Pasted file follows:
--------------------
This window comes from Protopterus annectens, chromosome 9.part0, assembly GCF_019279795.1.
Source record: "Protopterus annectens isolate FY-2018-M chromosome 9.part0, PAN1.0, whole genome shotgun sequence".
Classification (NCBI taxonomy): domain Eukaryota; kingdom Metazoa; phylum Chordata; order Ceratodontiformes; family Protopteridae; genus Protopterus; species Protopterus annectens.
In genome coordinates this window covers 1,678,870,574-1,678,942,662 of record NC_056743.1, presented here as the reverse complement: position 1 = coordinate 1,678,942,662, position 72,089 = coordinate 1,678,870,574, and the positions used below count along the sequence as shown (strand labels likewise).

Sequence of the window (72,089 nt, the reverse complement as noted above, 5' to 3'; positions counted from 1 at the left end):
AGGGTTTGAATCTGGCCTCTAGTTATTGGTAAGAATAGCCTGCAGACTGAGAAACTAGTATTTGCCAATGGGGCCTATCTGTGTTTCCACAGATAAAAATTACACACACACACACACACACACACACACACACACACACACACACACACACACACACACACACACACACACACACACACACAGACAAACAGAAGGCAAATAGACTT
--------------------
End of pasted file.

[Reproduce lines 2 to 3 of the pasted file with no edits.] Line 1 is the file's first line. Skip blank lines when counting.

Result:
Source record: "Protopterus annectens isolate FY-2018-M chromosome 9.part0, PAN1.0, whole genome shotgun sequence".
Classification (NCBI taxonomy): domain Eukaryota; kingdom Metazoa; phylum Chordata; order Ceratodontiformes; family Protopteridae; genus Protopterus; species Protopterus annectens.